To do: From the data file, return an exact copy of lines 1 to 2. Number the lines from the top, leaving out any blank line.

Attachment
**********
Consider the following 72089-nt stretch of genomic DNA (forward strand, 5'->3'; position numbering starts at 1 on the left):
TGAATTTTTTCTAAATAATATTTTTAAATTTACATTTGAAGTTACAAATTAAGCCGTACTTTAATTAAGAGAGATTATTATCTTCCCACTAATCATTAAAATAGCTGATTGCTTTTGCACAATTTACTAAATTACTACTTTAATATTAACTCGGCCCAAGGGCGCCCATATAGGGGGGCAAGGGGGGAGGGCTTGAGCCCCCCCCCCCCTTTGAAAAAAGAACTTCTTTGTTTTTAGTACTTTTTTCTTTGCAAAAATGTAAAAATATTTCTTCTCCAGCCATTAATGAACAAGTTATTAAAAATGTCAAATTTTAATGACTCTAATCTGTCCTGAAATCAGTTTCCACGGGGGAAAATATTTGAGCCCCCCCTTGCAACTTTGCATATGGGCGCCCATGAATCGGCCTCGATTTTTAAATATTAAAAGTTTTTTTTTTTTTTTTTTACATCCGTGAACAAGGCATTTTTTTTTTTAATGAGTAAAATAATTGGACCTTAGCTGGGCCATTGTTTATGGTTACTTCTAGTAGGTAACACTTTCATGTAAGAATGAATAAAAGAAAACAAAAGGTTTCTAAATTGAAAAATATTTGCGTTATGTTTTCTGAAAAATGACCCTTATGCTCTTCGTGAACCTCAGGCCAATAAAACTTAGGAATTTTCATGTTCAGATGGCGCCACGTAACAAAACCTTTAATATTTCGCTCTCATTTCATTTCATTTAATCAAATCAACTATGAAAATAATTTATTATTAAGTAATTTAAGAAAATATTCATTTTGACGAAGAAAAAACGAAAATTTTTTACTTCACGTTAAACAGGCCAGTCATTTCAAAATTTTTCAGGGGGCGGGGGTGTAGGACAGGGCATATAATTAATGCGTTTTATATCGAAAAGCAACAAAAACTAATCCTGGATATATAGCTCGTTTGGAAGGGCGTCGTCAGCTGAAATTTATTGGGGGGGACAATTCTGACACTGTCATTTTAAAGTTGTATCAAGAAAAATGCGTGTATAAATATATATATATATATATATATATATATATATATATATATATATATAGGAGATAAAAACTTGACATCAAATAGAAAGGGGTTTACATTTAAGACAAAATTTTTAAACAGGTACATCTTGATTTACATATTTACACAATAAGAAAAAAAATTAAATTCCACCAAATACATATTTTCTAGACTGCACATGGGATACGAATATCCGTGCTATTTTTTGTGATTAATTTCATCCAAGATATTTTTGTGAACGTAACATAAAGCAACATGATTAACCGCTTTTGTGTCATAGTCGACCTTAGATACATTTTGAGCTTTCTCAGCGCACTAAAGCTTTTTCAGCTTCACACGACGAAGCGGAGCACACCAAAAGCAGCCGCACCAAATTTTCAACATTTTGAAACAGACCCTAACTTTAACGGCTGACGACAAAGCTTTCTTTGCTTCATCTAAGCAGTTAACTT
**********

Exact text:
Consider the following 72089-nt stretch of genomic DNA (forward strand, 5'->3'; position numbering starts at 1 on the left):
TGAATTTTTTCTAAATAATATTTTTAAATTTACATTTGAAGTTACAAATTAAGCCGTACTTTAATTAAGAGAGATTATTATCTTCCCACTAATCATTAAAATAGCTGATTGCTTTTGCACAATTTACTAAATTACTACTTTAATATTAACTCGGCCCAAGGGCGCCCATATAGGGGGGCAAGGGGGGAGGGCTTGAGCCCCCCCCCCCCTTTGAAAAAAGAACTTCTTTGTTTTTAGTACTTTTTTCTTTGCAAAAATGTAAAAATATTTCTTCTCCAGCCATTAATGAACAAGTTATTAAAAATGTCAAATTTTAATGACTCTAATCTGTCCTGAAATCAGTTTCCACGGGGGAAAATATTTGAGCCCCCCCTTGCAACTTTGCATATGGGCGCCCATGAATCGGCCTCGATTTTTAAATATTAAAAGTTTTTTTTTTTTTTTTTTACATCCGTGAACAAGGCATTTTTTTTTTTAATGAGTAAAATAATTGGACCTTAGCTGGGCCATTGTTTATGGTTACTTCTAGTAGGTAACACTTTCATGTAAGAATGAATAAAAGAAAACAAAAGGTTTCTAAATTGAAAAATATTTGCGTTATGTTTTCTGAAAAATGACCCTTATGCTCTTCGTGAACCTCAGGCCAATAAAACTTAGGAATTTTCATGTTCAGATGGCGCCACGTAACAAAACCTTTAATATTTCGCTCTCATTTCATTTCATTTAATCAAATCAACTATGAAAATAATTTATTATTAAGTAATTTAAGAAAATATTCATTTTGACGAAGAAAAAACGAAAATTTTTTACTTCACGTTAAACAGGCCAGTCATTTCAAAATTTTTCAGGGGGCGGGGGTGTAGGACAGGGCATATAATTAATGCGTTTTATATCGAAAAGCAACAAAAACTAATCCTGGATATATAGCTCGTTTGGAAGGGCGTCGTCAGCTGAAATTTATTGGGGGGGACAATTCTGACACTGTCATTTTAAAGTTGTATCAAGAAAAATGCGTGTATAAATATATATATATATATATATATATATATATATATATATATATATATAGGAGATAAAAACTTGACATCAAATAGAAAGGGGTTTACATTTAAGACAAAATTTTTAAACAGGTACATCTTGATTTACATATTTACACAATAAGAAAAAAAATTAAATTCCACCAAATACATATTTTCTAGACTGCACATGGGATACGAATATCCGTGCTATTTTTTGTGATTAATTTCATCCAAGATATTTTTGTGAACGTAACATAAAGCAACATGATTAACCGCTTTTGTGTCATAGTCGACCTTAGATACATTTTGAGCTTTCTCAGCGCACTAAAGCTTTTTCAGCTTCACACGACGAAGCGGAGCACACCAAAAGCAGCCGCACCAAATTTTCAACATTTTGAAACAGACCCTAACTTTAACGGCTGACGACAAAGCTTTCTTTGCTTCATCTAAGCAGTTAACTT